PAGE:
KABUL, Afghanistan — Of the three cities seized by the Taliban in northern Afghanistan on Sunday, Sar-i-Pul, the capital of the province with the same name, garnered fewer headlines and less concern from the international community.
Because of its remoteness, the city had been widely neglected by both the Afghan government and the international aid agencies that flocked to Afghanistan after the U.S. invasion in 2001.
But on Sunday, after more than a month of fighting and airstrikes, the city finally fell to the insurgents, leaving residents grappling with a new power structure and facing the prospect of more violence.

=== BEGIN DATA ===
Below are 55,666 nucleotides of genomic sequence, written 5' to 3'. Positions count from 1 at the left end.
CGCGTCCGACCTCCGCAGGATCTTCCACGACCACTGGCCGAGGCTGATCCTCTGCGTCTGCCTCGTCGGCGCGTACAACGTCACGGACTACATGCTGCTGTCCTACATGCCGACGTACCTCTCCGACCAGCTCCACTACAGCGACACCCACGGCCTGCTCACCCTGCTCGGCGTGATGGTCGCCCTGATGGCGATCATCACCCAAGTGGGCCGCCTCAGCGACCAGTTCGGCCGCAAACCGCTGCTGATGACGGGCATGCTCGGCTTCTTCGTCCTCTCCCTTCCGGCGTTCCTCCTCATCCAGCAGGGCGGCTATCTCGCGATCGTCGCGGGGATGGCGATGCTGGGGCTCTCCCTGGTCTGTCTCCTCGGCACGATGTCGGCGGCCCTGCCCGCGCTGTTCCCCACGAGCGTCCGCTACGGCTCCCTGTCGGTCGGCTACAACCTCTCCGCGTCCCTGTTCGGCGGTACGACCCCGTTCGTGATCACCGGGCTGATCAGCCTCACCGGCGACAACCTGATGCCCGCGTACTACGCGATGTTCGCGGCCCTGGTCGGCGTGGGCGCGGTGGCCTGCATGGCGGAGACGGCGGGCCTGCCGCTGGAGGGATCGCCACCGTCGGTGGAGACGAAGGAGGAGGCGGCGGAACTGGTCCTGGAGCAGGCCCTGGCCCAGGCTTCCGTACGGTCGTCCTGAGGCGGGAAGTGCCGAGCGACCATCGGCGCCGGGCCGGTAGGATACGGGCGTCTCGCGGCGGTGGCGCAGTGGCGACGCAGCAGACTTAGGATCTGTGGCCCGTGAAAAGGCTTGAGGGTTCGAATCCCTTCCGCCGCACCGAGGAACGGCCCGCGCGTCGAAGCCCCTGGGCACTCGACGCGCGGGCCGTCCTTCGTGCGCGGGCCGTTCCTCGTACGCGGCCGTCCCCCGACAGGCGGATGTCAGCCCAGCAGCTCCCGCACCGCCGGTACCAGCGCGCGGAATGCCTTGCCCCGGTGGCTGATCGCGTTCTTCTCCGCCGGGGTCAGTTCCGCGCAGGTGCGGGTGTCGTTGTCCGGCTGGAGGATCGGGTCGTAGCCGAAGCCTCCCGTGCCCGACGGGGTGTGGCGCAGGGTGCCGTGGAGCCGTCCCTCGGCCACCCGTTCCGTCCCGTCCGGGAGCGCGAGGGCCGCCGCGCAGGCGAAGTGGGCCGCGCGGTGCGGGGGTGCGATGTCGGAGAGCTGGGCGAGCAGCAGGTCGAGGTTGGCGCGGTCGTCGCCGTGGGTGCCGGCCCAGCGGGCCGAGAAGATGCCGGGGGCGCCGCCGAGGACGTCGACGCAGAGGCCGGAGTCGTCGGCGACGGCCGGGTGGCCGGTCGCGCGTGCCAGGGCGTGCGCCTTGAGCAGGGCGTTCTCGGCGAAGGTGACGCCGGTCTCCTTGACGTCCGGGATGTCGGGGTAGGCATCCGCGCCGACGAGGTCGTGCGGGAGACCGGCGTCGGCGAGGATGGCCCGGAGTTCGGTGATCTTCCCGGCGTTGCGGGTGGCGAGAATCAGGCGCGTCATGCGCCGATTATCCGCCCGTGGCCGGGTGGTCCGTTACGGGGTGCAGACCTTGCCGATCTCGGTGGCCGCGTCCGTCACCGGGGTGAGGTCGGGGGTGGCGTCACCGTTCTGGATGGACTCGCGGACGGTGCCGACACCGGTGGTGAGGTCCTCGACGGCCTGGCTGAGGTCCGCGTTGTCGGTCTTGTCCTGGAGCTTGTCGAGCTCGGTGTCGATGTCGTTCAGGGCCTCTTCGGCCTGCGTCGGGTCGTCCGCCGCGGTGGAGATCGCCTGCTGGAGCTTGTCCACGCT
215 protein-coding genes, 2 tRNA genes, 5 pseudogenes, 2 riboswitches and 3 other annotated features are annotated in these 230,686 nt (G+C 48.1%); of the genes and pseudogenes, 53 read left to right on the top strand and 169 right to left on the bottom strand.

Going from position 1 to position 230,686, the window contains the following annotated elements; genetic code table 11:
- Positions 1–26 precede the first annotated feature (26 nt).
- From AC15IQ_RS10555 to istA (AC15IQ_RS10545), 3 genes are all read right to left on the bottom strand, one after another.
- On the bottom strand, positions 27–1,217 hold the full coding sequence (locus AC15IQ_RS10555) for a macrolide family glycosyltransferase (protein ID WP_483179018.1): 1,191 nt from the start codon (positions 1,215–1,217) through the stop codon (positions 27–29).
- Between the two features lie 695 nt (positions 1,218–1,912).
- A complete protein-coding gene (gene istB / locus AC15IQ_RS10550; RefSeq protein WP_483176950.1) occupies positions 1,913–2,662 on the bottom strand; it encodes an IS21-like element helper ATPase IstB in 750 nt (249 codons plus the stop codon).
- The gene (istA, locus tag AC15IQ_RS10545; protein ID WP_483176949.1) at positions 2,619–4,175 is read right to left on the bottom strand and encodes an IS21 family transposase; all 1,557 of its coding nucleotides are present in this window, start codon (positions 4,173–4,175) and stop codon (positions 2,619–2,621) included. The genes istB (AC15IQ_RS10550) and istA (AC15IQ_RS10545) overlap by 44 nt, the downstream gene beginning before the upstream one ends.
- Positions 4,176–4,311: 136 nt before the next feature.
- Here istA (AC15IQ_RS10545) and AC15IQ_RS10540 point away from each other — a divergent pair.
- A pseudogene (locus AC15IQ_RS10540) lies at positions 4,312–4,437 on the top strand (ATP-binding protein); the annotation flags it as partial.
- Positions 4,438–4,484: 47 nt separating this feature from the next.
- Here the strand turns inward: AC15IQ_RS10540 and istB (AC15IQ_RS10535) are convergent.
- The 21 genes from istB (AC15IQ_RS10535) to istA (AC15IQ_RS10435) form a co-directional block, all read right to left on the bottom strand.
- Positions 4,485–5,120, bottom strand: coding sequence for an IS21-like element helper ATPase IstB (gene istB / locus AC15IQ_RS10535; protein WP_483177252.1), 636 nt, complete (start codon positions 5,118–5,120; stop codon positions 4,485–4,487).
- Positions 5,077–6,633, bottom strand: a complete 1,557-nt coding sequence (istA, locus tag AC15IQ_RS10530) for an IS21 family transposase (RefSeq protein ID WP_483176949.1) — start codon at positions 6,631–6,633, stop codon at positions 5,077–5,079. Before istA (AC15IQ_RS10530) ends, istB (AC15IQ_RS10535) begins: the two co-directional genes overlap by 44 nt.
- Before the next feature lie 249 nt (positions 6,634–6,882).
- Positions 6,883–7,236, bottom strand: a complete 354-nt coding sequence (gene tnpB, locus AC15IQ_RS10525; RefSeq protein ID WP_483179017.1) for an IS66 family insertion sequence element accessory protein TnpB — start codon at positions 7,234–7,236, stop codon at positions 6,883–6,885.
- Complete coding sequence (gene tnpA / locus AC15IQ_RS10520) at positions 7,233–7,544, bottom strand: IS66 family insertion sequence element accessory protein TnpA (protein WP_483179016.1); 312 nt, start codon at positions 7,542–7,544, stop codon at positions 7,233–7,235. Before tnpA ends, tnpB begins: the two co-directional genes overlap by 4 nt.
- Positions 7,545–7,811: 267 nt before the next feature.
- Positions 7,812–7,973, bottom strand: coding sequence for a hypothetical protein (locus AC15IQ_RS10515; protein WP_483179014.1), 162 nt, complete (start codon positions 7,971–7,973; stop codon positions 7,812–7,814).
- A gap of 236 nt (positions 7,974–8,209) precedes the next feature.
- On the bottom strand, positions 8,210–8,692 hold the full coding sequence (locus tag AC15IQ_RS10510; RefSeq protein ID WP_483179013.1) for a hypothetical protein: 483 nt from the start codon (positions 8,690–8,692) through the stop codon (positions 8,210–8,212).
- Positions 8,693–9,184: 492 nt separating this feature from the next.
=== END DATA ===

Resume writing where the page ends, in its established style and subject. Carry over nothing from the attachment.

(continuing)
From a military standpoint, the province is of lesser strategic importance. But Sar-i-Pul offers access to untapped natural resources, including oil fields that were recently drilled near the provincial capital and taken over by the Taliban.
By the end of June, the Taliban had captured four districts in Sar-i-Pul as part of their broader offensive in the north. With the province now mostly under their control, the insurgents have positioned themselves to attack Mazar-i-Sharif, an economic hub and capital of Balkh Province, from two different directions: Sar-i-Pul and Jowzjan in the west, and Kunduz in the east.
Sar-i-Pul province itself has a population of around 621,000 people and is ethnically diverse, with ethnic Uzbeks making up a plurality.